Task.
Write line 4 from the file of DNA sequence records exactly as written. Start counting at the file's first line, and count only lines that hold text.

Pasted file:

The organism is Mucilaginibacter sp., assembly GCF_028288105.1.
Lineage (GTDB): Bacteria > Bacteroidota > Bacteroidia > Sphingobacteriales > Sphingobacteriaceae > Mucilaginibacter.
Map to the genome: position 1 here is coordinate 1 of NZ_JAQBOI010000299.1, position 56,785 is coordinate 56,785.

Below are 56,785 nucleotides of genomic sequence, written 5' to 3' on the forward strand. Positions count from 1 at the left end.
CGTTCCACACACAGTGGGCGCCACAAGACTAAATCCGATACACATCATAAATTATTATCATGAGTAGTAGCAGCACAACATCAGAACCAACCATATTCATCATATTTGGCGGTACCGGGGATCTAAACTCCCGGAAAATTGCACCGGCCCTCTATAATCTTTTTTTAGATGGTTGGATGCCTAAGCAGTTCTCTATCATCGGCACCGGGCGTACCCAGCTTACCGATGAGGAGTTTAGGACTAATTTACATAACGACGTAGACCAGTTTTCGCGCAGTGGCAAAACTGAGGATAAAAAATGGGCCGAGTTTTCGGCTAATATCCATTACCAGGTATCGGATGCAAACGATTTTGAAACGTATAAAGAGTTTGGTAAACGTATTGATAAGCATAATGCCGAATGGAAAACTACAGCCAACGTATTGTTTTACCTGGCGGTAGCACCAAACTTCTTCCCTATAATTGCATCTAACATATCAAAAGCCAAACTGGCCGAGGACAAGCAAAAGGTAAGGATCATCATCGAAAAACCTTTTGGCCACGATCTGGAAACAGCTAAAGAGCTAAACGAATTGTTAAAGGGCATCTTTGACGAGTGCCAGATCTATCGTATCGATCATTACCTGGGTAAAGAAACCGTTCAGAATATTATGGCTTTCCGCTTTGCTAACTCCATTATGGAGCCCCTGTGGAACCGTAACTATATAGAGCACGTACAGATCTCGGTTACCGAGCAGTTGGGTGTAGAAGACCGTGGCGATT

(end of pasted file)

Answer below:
Below are 56,785 nucleotides of genomic sequence, written 5' to 3' on the forward strand. Positions count from 1 at the left end.